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BEIJING — Chinese film producers made a record number of films in 2007, distributors earned record revenues, and the Chinese titles garnered a record number of awards at international film festivals.
China produced 402 movies in 2007, up 21.8% from 330 movies in 2006, according to
statistics from the State Administration of Radio Film and Television.
“The Chinese movie industry is on its way to rapidly changing from a state-run system to a business system,” SARFT vice chairman Zhao Shi said in a statement.
Boxoffice revenues hit 3.3 billion yuan ($472.4 million) last year, up 27% from 2.6 billion yuan in 2006, the agency reported. Of that, 1.8 billion yuan was from locally made films, which took a 54% share. This was the fifth year in a row that domestically produced films outearned foreign productions.
Some of this is due to regulatory controls, however, since the Chinese government sets limits on how many foreign firms are allowed to be distributed in China each year.
Meanwhile, 208 Chinese films attended 97 international film festivals last year, with 29 films recognized with awards at 19 festivals.
According to a report conducted by the Institute of Philosophy Chinese Academy of Social Science and Shanghai Jiao Tong University, China ranked third globally in the number of films produced last year, after the U.S. and India.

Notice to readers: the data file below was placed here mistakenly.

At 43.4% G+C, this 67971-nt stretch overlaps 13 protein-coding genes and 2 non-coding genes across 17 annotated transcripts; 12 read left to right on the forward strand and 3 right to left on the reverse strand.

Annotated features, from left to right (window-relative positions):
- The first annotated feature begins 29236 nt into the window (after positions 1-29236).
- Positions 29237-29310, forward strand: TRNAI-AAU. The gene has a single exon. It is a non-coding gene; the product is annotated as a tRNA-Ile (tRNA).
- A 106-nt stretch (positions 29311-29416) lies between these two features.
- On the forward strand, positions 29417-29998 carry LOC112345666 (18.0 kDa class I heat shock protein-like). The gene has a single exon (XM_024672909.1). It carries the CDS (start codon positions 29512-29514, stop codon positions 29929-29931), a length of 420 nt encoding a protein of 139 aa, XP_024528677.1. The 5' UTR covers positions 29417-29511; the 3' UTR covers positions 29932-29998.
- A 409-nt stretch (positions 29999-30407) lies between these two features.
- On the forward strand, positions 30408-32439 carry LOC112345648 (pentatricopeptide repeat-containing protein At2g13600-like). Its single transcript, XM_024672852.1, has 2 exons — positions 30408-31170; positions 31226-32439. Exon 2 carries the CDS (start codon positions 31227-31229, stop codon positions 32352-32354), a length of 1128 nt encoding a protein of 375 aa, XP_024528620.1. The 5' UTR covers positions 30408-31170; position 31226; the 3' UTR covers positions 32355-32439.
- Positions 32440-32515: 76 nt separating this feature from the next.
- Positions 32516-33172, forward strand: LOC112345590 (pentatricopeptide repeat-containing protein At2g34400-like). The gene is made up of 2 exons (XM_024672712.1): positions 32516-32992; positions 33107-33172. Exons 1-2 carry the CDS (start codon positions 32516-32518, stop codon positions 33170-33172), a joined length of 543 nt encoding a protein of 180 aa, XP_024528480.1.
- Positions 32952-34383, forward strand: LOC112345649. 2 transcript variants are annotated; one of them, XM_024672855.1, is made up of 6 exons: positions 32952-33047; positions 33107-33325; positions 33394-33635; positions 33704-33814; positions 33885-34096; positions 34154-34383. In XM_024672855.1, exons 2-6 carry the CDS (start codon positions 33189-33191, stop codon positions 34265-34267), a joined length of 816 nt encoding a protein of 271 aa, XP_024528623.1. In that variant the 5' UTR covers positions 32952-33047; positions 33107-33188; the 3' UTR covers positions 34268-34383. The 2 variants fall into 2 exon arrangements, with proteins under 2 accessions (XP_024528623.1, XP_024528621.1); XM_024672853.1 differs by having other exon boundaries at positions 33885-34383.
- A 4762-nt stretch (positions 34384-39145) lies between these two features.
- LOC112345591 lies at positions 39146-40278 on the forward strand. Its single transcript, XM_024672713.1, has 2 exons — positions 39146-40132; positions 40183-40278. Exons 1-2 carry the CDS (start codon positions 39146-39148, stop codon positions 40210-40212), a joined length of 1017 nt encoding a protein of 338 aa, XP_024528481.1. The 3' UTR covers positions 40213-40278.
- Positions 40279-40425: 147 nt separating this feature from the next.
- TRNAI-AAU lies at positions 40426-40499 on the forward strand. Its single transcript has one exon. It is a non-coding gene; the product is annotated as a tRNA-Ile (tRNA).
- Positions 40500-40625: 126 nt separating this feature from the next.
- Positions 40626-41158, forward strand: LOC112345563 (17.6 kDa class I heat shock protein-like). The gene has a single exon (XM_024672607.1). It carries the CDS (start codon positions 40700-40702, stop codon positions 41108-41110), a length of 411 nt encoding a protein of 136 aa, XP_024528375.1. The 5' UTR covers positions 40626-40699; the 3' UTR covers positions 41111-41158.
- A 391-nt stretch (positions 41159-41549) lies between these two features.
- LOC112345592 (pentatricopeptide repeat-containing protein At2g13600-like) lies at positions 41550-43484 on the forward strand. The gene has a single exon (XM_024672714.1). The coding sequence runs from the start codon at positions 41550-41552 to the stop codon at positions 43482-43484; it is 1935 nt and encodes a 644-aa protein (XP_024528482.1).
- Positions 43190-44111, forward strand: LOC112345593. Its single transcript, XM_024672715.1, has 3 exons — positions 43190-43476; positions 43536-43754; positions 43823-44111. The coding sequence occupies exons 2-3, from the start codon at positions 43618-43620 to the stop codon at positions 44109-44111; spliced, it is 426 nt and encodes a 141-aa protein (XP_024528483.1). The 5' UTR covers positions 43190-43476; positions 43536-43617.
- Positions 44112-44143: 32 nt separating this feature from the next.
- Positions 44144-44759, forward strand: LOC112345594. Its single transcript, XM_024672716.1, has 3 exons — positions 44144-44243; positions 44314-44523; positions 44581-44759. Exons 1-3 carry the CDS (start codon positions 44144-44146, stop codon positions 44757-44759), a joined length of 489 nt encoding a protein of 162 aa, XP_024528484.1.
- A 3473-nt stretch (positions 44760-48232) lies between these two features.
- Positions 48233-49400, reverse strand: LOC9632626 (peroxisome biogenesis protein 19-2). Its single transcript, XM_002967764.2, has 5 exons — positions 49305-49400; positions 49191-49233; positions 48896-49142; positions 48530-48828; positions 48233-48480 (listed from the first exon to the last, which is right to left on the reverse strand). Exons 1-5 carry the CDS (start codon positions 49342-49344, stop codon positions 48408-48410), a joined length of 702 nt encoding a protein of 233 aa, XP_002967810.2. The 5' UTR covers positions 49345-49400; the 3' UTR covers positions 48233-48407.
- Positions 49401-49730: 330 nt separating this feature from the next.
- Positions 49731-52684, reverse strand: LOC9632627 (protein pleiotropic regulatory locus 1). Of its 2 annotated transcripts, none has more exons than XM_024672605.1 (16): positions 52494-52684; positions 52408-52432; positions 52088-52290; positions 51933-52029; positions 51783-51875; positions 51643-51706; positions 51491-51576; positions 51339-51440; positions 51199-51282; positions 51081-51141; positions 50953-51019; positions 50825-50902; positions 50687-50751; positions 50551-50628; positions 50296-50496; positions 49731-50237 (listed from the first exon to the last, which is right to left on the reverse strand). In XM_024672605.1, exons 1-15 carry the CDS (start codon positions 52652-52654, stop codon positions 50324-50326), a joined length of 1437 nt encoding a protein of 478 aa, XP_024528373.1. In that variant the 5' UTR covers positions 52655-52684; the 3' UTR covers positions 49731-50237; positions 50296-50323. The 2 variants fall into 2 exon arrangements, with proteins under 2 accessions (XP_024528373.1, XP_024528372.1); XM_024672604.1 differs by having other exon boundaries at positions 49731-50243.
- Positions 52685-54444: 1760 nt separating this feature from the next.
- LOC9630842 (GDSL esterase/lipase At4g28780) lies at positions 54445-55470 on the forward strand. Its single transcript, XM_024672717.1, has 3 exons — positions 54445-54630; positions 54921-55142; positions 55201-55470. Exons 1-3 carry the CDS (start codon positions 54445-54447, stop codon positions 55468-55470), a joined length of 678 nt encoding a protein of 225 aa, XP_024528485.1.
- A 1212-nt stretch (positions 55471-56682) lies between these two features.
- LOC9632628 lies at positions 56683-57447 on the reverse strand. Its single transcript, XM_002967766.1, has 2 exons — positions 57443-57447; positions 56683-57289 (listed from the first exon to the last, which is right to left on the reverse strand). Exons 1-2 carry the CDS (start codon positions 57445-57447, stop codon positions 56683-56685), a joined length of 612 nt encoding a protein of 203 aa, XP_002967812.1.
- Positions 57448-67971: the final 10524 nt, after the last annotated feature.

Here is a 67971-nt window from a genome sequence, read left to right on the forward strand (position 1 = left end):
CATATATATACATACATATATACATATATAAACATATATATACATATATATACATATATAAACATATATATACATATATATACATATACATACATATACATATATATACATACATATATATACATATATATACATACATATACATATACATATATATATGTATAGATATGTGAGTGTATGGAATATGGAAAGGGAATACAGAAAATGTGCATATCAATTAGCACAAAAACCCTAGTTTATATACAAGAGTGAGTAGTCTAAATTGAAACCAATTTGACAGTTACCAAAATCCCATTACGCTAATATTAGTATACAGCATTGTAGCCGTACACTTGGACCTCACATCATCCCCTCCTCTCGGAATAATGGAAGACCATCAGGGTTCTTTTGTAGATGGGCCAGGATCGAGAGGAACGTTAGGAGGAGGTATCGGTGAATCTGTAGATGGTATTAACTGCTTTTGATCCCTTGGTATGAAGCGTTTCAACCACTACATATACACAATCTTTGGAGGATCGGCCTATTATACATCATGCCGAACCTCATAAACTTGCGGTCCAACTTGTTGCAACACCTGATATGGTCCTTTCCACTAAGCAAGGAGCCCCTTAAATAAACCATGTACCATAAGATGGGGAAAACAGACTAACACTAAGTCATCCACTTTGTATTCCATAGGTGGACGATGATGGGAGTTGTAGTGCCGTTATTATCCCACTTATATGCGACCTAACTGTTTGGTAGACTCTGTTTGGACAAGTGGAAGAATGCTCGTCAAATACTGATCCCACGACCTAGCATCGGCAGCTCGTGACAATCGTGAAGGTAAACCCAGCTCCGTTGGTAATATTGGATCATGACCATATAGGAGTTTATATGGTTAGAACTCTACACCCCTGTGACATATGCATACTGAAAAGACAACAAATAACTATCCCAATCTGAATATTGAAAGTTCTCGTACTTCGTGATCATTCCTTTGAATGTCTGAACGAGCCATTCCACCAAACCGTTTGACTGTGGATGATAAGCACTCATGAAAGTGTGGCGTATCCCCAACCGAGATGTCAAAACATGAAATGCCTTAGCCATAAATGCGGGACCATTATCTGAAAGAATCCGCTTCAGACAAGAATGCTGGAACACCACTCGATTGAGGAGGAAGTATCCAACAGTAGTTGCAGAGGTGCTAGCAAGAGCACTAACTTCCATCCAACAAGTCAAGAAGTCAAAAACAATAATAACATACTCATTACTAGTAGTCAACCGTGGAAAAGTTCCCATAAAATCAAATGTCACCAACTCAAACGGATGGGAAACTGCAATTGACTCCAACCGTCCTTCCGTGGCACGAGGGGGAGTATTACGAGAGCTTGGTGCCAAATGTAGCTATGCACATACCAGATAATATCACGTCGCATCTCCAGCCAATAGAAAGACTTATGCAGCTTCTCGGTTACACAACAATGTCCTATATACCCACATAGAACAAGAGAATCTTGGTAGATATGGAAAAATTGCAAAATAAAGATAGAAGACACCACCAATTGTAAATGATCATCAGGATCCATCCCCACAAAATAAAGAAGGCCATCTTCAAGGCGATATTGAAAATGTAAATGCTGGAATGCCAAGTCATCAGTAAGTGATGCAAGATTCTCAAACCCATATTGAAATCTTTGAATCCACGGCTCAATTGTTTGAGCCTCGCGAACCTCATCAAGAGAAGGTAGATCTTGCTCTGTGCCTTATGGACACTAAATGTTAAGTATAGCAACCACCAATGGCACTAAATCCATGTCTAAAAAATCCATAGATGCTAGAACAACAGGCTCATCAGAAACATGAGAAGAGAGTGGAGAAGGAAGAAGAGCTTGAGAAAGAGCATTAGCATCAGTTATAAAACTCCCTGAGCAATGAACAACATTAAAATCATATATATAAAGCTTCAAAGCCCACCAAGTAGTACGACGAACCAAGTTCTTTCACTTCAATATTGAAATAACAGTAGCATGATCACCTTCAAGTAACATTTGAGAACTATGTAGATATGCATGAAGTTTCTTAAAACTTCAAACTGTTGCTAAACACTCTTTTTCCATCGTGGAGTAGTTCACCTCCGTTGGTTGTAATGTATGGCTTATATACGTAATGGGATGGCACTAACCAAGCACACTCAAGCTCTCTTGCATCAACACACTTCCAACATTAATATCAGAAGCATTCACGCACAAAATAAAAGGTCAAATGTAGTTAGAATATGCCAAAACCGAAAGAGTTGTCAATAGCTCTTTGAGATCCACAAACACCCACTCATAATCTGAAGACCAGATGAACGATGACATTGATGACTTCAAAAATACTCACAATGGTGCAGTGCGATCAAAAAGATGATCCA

However, China ranked first in the percentage growth of boxoffice revenues last year, according to the report, though it ranked 11th in total revenues.
“Foreign films and big-budget co-productions continue to experience better- than-anticipated numbers,” says Jay Rothstein,
producer and founder of Shanghai-based China Venture Films. “China’s expanded middle class equals better opportunity for profitability.”
China Venture Films has been active in China for five years. Rothstein says his company received government approval to distribute its current film, “Milk & Fashion,” but he didn’t anticipate approval challenges for an upcoming feature, “Distance Runners.”
“We already have a third feature in development,” Rothstein says. “There is opportunity — it’s just that in order to be successful, film companies need to think with a different creative mind-set.”
According to the state-owned China Film Group, growth in China’s boxoffice revenue was enjoyed primarily by the largest cinemas and cinema chains. There were eight cinema chains that saw more than 100 million yuan ($14.3 million) in boxoffice revenues in 2007, the same as in 2006. Additionally, five cinema chains reported over 300 million yuan in revenues, up from just one in 2006. Those five chains — Shanghai Lianhe, Beijing New Film Assn., Beijing Wanda, China Film South and China Film Steller — had a total of 1.6 billion yuan in revenues, accounting for almost half of the entire market.
However, the boxoffice of other second-rank cinemas and cinema chains didn’t see much growth last year, according to the China Film Group, and competition between cinemas, especially between small- and medium-sized cinemas, has been heating up.
According to SARFT statistics, 102 new cinemas opened last year, adding 493 new screens, with an average of 1.4 screens added daily. On the list of top 50 cinemas in
boxoffice revenues, new names appeared on the list every month, the regulator reports.
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